It’s all too easy to become comfortable with our habits, our designs, our marketing, or our methods of doing things.  What’s wrong with that? you may ask. If it works, why change it?

The reason is easy–
Passion and habit do not make good bedfellows. 

As you become a business creature of habit, you’ll discover that things are perhaps easier but your creativity and passion has withered.  Your courage to try new things and discover new ideas and products has slowly died.  Then suddenly a huge risky
opportunity emerges or a major change in your business situation or personal life occurs.  It’s at that time when you’ll find the change or opportunity difficult to handle because you’ve traded courage, change and creativity for habit and comfort.

Remember, however, as you revisit the reasons you started your business and think about how to refocus and renew it in order to rekindle the passion that you once felt, success means different things to different people.

To me, success starts with desire and purpose.  Success is living my life the way I choose.  Success is knowing when to let go of what doesn’t work anymore and making changes that help me achieve my purpose for being in business as well as my purpose for living.  To me, success is happiness.

Decide what success means to you and make your plans to refocus your business accordingly.

Now What?
The Next Steps

During counseling sessions with small businesses of all kinds, I’ve found that success has as much to do with avoiding operational mistakes as it does with the overall economic environment.  We tend to do the things the same way we’ve always done them, making minor adjustments along the way.  But the time may have arrived when you should reconsider if the “same way” is the best way.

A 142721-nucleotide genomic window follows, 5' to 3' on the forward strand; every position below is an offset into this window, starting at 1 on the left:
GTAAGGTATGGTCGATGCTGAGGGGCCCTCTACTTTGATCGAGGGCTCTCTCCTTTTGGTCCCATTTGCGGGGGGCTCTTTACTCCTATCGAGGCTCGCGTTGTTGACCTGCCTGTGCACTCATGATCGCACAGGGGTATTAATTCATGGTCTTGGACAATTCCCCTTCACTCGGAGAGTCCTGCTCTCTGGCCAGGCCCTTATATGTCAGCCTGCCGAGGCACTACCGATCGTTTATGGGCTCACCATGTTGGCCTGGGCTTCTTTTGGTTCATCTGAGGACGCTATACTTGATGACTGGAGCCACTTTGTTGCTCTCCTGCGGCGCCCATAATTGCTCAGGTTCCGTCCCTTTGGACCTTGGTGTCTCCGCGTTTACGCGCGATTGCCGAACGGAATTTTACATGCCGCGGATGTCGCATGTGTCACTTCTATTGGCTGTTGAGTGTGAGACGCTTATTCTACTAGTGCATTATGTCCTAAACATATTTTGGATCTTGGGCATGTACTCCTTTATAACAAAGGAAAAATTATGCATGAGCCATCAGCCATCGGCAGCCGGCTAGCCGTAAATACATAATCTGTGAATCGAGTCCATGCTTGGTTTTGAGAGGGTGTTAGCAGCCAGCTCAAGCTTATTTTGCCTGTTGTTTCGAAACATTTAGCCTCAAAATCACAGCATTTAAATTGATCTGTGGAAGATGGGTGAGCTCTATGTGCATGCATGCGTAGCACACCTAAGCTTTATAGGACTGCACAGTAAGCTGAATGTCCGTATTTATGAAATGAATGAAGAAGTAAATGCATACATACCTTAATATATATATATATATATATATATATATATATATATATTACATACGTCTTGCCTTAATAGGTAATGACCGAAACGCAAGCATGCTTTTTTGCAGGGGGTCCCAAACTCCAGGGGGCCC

Look at every phase of your business and determine what, if anything, needs to be changed.  Perhaps you have a storefront that is no longer as profitable as it once was or is not focusing on your most profitable customers.  Or your home based business is outgrowing your basement.  Now is the time to consider other options.  And think outside the box.  Instead of  an expensive retail store location, a better solution may be a warehouse or even a storage unit that has hot and cold temperature controls.

Get out your financial records and look at where most of your customers are coming from.  Records are good for much more than just filling out your tax forms. Keeping good records of costs and what worked as well as what didn’t makes planning easier. You know which months are slow and when you’ll need heavier marketing. You’ll be able to plan more effectively for the busiest seasons.  This knowledge will go a long way towards preventing discouragement during the slower months.

The longer you’re in business, the easier it is. I have 30 years of records to compare. As a result, along with many other observations, I can tell you that, in my market, January and August are my slowest months while December, July and May are the busiest.

So if you haven‘t been keeping good records, promise yourself that you will begin today as you make plans to refocus your business.

Get out paper and pencil and write down the answers to these questions.  Just answering them in your head isn’t enough if you are are really going to use the answers to grow your business.